New Catechism Resource Added

To my collection of preaching themes and divisions on the Heidelberg Catechism I’ve just added Lord’s Day 44.  You can find the link here, along with all the rest.    This time, at the request of some users, I’ve begun adding the Scripture readings.  In due time, I hope to revise all the files to include that feature.

More Heidelberg Catechism Themes Added

My project to compile themes and divisions for preaching the Heidelberg Catechism is just about completed.  I’ve just added Lord’s Day 33 and, two weeks ago, I added Lord’s Day 32.  That leaves just four more to go.  At some point, I’ll get around to them.  This project originally started for my own benefit while in seminary.  While I was a missionary, a conversation with a URC colleague about the challenges of preaching the Catechism regularly led me to begin posting my work online.  Judging from the stats WordPress provides, the Heidelberg Catechism Themes page is one of the most-accessed on Yinkahdinay — it ranks #9.

Yes, I know that not much else new has been posted here recently.  In a couple of weeks, I’m going to Brazil again.  I’ll be speaking at a conference, teaching a Reformation church history course at the John Calvin Institute, and a bunch of other speaking and preaching engagements.  A lot of my spare time and energy has been absorbed with getting ready for all this.  When I get back, I hope to have some more time available to write on some topics here.  Do stay tuned… 


The Heidelberg Catechism: “From Divine Sources”

Statue of Elector Frederick III (aka Frederick the Pious) at Heidelberg Castle

Statue of Elector Frederick III (aka Frederick the Pious) at Heidelberg Castle

Yesterday I had the pleasure of leading the worship services at the Vineyard Canadian Reformed Church in Lincoln, ON.  For the afternoon, I was asked to take Lord’s Day 1 as the catechism lesson.  Below you can find an excerpt from my introduction.  In this excerpt, I quote from Frederick III’s defense of his catechism, offered in 1566 at the Diet of Augsburg.  This is especially appropriate to remember this year as we celebrate the 450th birthday of the Catechism.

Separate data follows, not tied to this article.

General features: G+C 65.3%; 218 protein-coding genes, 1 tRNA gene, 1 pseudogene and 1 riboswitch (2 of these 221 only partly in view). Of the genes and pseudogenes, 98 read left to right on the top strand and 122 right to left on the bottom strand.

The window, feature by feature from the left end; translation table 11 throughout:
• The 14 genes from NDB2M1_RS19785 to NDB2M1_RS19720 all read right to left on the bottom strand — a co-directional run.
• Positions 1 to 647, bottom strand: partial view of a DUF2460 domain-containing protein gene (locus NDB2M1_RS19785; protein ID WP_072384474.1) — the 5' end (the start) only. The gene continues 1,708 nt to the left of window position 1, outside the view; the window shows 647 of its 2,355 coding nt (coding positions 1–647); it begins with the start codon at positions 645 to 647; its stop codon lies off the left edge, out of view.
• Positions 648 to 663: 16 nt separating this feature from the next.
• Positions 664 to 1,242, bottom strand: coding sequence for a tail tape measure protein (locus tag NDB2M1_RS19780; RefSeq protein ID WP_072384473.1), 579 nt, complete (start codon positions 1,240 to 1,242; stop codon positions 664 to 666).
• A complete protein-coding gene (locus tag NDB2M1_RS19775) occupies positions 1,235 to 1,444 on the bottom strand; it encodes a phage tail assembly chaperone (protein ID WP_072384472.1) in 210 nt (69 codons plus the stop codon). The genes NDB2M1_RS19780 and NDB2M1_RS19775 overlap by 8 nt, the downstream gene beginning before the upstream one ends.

This afternoon, we’re beginning another series of sermons on the Heidelberg Catechism.  The Catechism can be considered like a road map for the Bible.  It doesn’t take the place of Scripture, but it helps us to see the important teachings in it, like a road map helps us see the important places in a region.  Moreover, it helps us to organize those teachings in a systematic way.  The Bible is a very big and very diverse book.  So with the Heidelberg Catechism we have its important teachings organized in a simple and memorable format.

The Catechism was written in Germany in 1563 – 450 years ago this year.  It was written during the later years of the Great Reformation.  Its primary authors are usually considered to be Zacharias Ursinus and Caspar Olevianus.  They were young men (28 and 26) who had been appointed professors of theology at Heidelberg.  They had been appointed by Elector Frederick III, the ruler of the Palatinate, a German province.  Frederick had arranged for the writing of this catechism with the idea that it would be used for teaching the young people under his rule and that it would guide pastors and teachers in the Palatinate.

Up till now, I suppose that a lot of this is familiar to many of you.  However, has it ever struck you that this Catechism, this Reformed Catechism, was written in Germany?  Germany is usually associated with Lutheranism, not with the Reformed faith found in the Heidelberg Catechism.  You need to know that there was a rift between Calvinists and Lutherans in the time the Catechism was written.  To have a German catechism that was Reformed was unusual to say the least.  It actually created some controversy.